Memories Of Ground Support Equipment

Ground support equipment has been a part of flight since the Wright Brothers began flying.


The fill fitting on the hose always seemed to be missing, of course. It was fitted with a wobble pump. It took a lot of effort to fill some types of aircraft where the water tank was in the ceiling of the cabin. By the time of the jets and their much bigger water tanks, trucks with motorized pumps came into use. They still freeze if left outside just like the old water carts.

Finally, fire extinguishers are an oft neglected part of ground support equipment history. In the days of piston-powered aircraft, however, mechanics were very familiar with fire extinguishers. Engine starting, particularly in cold weather, sometimes resulted in rather spectacular fires in the stacks, cowling and often the ground. Raw fuel would accumulate in the stacks and dribble from the blower drain.

A burp from the engine would throw a little fire and there you were. You had to make a judgment call as to if the engine would start and blow out the fire or if it was a little too vigorous for safety. In that case, the CO2 extinguishers of the day came into play.

The good thing was they did no damage and left no residue.

The bad thing was you had to get in close. And there was also a prop to consider, easy to forget when there is fire in front of you. Never forget the prop! One thing for sure, by going from Avgas to Avjet fuel we greatly reduced the fire hazard. With so few fires we have also lost the skills we used to have in fighting them.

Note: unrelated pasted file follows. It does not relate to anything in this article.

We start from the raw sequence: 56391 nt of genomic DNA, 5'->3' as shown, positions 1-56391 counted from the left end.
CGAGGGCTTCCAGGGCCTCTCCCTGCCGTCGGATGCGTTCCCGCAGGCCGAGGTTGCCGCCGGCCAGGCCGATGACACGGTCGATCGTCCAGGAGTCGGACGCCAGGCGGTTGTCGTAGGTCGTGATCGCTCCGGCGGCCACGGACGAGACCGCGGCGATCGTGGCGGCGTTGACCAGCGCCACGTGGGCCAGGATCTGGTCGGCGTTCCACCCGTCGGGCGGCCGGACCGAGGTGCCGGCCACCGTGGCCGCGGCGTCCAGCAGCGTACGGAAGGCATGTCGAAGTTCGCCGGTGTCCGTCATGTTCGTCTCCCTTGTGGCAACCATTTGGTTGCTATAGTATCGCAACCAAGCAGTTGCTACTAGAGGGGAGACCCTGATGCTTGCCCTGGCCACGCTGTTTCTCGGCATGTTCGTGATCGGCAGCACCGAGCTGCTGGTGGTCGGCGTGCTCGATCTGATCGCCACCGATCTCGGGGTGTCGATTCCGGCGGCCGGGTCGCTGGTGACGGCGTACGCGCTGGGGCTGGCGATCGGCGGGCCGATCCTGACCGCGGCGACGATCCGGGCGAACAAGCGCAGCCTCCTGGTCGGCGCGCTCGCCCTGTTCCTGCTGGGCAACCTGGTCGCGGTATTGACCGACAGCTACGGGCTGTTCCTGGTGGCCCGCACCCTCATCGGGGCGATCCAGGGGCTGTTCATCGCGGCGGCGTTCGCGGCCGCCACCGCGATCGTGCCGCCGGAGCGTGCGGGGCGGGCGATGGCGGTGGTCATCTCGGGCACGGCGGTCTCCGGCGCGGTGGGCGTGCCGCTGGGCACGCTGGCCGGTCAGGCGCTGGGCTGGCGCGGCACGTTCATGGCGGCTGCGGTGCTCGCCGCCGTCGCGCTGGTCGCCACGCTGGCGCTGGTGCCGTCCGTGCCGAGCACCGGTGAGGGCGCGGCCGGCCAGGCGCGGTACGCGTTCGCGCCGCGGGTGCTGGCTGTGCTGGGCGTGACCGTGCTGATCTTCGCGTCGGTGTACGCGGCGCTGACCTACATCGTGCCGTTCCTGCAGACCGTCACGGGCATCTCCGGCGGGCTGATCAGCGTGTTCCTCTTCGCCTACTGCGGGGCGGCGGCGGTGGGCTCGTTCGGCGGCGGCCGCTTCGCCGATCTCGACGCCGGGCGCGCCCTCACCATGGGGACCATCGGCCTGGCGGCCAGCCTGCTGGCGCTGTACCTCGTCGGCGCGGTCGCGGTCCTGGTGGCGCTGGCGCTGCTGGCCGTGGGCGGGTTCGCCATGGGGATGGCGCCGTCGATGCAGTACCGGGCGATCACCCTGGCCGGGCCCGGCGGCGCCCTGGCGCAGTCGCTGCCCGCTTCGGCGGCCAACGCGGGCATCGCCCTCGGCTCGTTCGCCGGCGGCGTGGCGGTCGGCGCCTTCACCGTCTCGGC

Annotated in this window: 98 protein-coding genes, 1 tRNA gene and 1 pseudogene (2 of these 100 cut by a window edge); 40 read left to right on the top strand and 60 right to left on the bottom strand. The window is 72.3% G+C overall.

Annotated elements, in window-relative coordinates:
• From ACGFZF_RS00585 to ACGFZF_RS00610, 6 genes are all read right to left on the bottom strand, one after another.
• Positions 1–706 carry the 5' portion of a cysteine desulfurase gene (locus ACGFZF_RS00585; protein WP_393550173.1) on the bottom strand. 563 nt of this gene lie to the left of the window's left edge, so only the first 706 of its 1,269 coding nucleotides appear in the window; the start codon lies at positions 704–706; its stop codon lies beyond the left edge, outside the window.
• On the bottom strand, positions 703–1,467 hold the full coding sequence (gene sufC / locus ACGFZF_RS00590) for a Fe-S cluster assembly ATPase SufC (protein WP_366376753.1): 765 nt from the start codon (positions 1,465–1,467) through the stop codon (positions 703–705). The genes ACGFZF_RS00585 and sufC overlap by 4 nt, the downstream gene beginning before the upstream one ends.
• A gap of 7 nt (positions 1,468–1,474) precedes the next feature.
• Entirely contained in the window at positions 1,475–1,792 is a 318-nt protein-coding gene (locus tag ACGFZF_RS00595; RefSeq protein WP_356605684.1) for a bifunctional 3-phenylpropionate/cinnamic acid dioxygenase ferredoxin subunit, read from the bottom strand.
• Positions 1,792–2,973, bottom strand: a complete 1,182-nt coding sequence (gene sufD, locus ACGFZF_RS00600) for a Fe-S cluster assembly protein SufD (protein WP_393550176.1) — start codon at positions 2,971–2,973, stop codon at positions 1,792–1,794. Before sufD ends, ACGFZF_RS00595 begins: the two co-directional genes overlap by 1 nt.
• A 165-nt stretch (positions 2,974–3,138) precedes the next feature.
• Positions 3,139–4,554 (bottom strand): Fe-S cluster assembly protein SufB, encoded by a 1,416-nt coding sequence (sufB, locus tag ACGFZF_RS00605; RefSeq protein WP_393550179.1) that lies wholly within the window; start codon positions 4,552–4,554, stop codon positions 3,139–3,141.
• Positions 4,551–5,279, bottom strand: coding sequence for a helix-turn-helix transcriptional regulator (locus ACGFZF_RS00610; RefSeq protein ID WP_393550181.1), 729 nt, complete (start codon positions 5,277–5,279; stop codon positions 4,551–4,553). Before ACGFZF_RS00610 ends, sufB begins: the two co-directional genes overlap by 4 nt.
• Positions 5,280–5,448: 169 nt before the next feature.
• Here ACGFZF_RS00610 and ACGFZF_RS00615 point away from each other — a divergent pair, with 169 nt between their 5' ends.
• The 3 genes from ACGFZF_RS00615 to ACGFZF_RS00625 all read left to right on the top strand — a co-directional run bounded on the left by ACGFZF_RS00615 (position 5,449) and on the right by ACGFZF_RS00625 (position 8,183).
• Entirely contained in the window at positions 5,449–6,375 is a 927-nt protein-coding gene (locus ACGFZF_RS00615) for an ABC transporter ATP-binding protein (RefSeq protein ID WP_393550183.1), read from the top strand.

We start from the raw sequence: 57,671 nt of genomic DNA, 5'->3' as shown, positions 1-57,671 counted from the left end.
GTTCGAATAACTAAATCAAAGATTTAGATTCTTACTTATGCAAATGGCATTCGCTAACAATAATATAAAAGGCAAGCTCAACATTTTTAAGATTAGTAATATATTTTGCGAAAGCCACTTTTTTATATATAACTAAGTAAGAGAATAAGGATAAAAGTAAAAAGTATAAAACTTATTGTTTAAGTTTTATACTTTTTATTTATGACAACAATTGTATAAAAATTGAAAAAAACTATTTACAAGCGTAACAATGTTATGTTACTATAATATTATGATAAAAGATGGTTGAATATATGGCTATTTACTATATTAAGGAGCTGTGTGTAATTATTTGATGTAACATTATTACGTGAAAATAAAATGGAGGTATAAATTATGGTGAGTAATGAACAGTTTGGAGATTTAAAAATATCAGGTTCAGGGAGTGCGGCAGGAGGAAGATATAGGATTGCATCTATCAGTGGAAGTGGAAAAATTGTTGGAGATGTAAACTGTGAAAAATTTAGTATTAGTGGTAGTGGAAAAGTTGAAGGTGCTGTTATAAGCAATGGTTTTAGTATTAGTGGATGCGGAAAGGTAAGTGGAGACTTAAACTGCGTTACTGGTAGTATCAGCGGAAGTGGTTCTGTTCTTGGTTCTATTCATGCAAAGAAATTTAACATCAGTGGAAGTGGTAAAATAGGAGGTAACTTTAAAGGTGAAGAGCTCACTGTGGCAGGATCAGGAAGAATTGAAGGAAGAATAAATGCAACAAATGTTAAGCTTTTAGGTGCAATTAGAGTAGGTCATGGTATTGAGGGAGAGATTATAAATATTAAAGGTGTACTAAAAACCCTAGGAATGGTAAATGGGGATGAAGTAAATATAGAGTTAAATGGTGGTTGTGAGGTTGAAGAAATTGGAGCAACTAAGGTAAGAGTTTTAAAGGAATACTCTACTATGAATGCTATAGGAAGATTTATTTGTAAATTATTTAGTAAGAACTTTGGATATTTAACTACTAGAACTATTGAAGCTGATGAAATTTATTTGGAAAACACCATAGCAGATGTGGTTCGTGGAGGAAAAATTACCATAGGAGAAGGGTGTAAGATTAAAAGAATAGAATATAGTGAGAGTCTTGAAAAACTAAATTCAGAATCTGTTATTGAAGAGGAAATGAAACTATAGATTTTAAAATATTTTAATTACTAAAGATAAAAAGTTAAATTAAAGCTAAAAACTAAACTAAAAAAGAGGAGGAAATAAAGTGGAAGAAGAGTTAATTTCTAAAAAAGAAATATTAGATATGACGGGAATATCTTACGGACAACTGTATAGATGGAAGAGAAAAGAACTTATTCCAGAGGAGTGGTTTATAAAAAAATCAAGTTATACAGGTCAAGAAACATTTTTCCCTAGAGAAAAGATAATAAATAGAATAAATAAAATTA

I could go on about tugs, lift trucks, loader lifters, belt loaders, passenger loading stairs, Whiting Loadairs, passenger loading bridges, catering vans, maintenance docks in hangars, and, of course, aircraft jacks. They have served me as subjects for many ruminations.

Happy 20th Birthday, Ground Support Worldwide. I hope you will keep me writing for a few more years.

Dedicated to Vinnie Minuto, the first GSE mechanic I met. We both worked at Lockheed in the mid-1950s. We were on graveyard shift and Vinnie was alone in the automotive shop. Aside from responding to our equipment breakdowns, he brewed hot, strong, coffee in the back of his shop that could wake the dead and thaw frozen mechanics.

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